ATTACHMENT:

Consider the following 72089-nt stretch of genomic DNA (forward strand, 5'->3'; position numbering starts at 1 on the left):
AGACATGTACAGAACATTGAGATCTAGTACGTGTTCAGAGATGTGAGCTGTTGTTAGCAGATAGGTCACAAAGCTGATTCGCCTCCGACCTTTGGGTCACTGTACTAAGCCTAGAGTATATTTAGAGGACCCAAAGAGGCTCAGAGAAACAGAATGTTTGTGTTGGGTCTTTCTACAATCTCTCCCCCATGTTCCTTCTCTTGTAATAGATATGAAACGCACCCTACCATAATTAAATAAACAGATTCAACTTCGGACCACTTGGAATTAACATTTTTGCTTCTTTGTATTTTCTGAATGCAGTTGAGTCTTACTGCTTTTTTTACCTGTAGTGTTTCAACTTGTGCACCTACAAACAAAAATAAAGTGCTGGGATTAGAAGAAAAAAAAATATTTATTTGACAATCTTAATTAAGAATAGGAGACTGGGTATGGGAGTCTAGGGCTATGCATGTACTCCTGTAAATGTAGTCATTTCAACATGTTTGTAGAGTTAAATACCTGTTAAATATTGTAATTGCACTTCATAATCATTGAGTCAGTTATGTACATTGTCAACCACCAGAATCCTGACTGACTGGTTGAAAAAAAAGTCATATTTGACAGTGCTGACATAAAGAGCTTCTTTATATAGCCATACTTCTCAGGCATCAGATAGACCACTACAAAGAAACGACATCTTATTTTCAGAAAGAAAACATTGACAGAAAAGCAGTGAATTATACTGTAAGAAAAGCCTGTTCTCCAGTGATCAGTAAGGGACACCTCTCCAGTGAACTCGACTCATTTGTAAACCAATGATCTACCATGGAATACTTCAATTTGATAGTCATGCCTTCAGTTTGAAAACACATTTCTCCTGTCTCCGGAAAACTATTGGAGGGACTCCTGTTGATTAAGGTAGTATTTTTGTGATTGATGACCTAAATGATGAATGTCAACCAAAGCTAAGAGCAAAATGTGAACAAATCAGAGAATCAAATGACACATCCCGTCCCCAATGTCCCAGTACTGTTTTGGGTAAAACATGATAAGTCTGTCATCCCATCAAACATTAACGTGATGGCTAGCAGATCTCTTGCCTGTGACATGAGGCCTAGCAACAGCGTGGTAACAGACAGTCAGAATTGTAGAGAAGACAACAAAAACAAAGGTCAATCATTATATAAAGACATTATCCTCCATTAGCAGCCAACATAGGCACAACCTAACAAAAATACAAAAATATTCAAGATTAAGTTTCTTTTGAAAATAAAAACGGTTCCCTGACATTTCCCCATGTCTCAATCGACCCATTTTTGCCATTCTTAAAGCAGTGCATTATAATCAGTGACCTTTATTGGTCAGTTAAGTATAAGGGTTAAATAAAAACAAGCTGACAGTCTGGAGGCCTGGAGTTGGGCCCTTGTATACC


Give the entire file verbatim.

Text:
Consider the following 72089-nt stretch of genomic DNA (forward strand, 5'->3'; position numbering starts at 1 on the left):
AGACATGTACAGAACATTGAGATCTAGTACGTGTTCAGAGATGTGAGCTGTTGTTAGCAGATAGGTCACAAAGCTGATTCGCCTCCGACCTTTGGGTCACTGTACTAAGCCTAGAGTATATTTAGAGGACCCAAAGAGGCTCAGAGAAACAGAATGTTTGTGTTGGGTCTTTCTACAATCTCTCCCCCATGTTCCTTCTCTTGTAATAGATATGAAACGCACCCTACCATAATTAAATAAACAGATTCAACTTCGGACCACTTGGAATTAACATTTTTGCTTCTTTGTATTTTCTGAATGCAGTTGAGTCTTACTGCTTTTTTTACCTGTAGTGTTTCAACTTGTGCACCTACAAACAAAAATAAAGTGCTGGGATTAGAAGAAAAAAAAATATTTATTTGACAATCTTAATTAAGAATAGGAGACTGGGTATGGGAGTCTAGGGCTATGCATGTACTCCTGTAAATGTAGTCATTTCAACATGTTTGTAGAGTTAAATACCTGTTAAATATTGTAATTGCACTTCATAATCATTGAGTCAGTTATGTACATTGTCAACCACCAGAATCCTGACTGACTGGTTGAAAAAAAAGTCATATTTGACAGTGCTGACATAAAGAGCTTCTTTATATAGCCATACTTCTCAGGCATCAGATAGACCACTACAAAGAAACGACATCTTATTTTCAGAAAGAAAACATTGACAGAAAAGCAGTGAATTATACTGTAAGAAAAGCCTGTTCTCCAGTGATCAGTAAGGGACACCTCTCCAGTGAACTCGACTCATTTGTAAACCAATGATCTACCATGGAATACTTCAATTTGATAGTCATGCCTTCAGTTTGAAAACACATTTCTCCTGTCTCCGGAAAACTATTGGAGGGACTCCTGTTGATTAAGGTAGTATTTTTGTGATTGATGACCTAAATGATGAATGTCAACCAAAGCTAAGAGCAAAATGTGAACAAATCAGAGAATCAAATGACACATCCCGTCCCCAATGTCCCAGTACTGTTTTGGGTAAAACATGATAAGTCTGTCATCCCATCAAACATTAACGTGATGGCTAGCAGATCTCTTGCCTGTGACATGAGGCCTAGCAACAGCGTGGTAACAGACAGTCAGAATTGTAGAGAAGACAACAAAAACAAAGGTCAATCATTATATAAAGACATTATCCTCCATTAGCAGCCAACATAGGCACAACCTAACAAAAATACAAAAATATTCAAGATTAAGTTTCTTTTGAAAATAAAAACGGTTCCCTGACATTTCCCCATGTCTCAATCGACCCATTTTTGCCATTCTTAAAGCAGTGCATTATAATCAGTGACCTTTATTGGTCAGTTAAGTATAAGGGTTAAATAAAAACAAGCTGACAGTCTGGAGGCCTGGAGTTGGGCCCTTGTATACC